On the media side of things, I have asked a local radio and television company in the city, Global Regina, if they would have me on TV. So far, they have not replied. I also asked the local newspaper company, the Leader Post, if they wanted to do an article about me. Zip from them. I emailed Contiki Travels and asked if they would help sponsor me, but again nothing. I will keep trying, and hopefully get into the media somehow. I really feel once I can break into the old media, my blog will really start to grow.
I have been in discussions with several other bloggers around the world, and while some are very busy and can only do an interview, some of the talks are coming together quiet well. I realize the taste for foreign lands is unquenchable and unfortunately I've covered all the distant places I've gone to, so I hope I can find some way to satisfy my readers.
But, really the biggest news update is how great this blog is coming together. I put in countless hours each week working on it, making tweaks, preparing scheduled posts, doing research, finding, cropping and editing pictures, and I really do feel you guys appreciate it. I used to be very frequent on Instagram about my travels and that's kind of fallen to the wayside. I've had several Instagram followers "track me down" to ask what's going on. This is really special. It really means a lot to me that you guys enjoy my posts enough to miss me when I'm away.
That's all for this update. All I can say is thank you, and I'm excited to see what's next for Kenton de Jong Travel.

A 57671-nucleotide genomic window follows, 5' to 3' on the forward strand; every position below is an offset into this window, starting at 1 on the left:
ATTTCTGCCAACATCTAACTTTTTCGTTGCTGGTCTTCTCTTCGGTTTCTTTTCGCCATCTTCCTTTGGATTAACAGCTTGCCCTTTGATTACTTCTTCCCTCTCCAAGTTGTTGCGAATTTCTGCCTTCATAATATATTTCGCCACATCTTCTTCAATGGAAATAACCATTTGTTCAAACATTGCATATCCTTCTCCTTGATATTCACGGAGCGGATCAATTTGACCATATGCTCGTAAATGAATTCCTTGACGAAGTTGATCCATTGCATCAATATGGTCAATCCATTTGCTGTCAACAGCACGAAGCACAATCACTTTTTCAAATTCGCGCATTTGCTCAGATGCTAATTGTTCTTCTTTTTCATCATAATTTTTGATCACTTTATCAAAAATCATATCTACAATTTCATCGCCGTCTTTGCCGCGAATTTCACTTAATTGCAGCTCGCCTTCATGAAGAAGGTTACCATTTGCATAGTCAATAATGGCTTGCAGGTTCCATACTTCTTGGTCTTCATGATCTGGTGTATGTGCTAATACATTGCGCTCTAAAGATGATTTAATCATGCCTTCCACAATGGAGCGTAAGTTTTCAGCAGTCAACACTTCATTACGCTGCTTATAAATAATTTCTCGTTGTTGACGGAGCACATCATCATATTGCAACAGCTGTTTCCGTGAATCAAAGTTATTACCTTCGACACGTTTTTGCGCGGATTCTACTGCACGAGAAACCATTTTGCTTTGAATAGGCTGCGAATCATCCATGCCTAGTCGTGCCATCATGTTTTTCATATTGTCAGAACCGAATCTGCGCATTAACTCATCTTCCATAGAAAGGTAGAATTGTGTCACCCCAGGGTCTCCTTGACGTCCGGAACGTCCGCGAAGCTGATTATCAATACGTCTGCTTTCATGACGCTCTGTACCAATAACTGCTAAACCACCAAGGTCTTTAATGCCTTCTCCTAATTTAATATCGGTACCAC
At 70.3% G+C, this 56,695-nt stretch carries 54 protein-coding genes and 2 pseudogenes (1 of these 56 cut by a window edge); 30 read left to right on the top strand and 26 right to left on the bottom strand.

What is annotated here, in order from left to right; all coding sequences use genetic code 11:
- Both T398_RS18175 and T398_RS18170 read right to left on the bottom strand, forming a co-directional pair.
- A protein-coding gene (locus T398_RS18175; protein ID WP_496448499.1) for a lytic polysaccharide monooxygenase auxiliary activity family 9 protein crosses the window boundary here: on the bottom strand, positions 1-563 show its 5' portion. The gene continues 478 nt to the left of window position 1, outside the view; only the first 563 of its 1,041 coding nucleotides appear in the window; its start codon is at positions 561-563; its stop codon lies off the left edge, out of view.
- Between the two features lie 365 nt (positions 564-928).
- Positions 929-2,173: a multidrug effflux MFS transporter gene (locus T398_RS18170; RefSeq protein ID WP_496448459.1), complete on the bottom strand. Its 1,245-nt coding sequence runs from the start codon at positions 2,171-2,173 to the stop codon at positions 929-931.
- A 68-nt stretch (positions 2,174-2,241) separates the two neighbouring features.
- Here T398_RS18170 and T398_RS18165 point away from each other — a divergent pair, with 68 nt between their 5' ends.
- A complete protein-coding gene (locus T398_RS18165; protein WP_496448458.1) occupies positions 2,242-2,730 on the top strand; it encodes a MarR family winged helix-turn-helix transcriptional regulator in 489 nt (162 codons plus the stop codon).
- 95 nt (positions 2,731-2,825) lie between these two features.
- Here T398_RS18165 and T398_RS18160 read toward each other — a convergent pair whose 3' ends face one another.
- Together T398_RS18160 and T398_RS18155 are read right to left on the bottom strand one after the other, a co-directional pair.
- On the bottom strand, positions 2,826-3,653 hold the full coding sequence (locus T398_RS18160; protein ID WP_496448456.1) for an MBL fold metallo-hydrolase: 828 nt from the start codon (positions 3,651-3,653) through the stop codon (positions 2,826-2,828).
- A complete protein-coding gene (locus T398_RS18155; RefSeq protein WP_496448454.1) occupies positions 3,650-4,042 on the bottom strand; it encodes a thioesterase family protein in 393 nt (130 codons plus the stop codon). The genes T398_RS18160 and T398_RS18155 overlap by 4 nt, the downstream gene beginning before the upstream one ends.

Goodbye for now.
And, as always, a big thank you to my sweetheart Jessica Nuttall for proof reading a countless number of my articles. I couldn't do any of this without you. I love you.
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The Island of the Dolls is in Xochimilco, a borough south of Mexico City. While it would be faster to take a car from Mexico City to Xochimilco, the traffic is dense and the roads are very congested. Instead, if you're going there, I'd recommend taking metro, which is easy and the cheapest in the world. What you gain in comfort, however, you lose in speed, as the train ride takes about 2 hours.
Mexico City and Xochimilco both sit in the Valley of Mexico. Until about a millennium ago, the whole region around Mexico City was surrounded by a massive body of water. Over the centuries due to both climate change and interference by humans, most of this water has dried up, for the exception of Xochimilco. With networks of canals crisscrossing the borough, car transportation is difficult and water transportation is essential. I'm sure there were motorized boats somewhere in the waters of Xochimilco, but I never saw any. Instead, canoes and rafts are common on the water. However, the most popular vessel is a trajinera – a colourful gonadal-like boat that is pushed along the water with a wooden pole.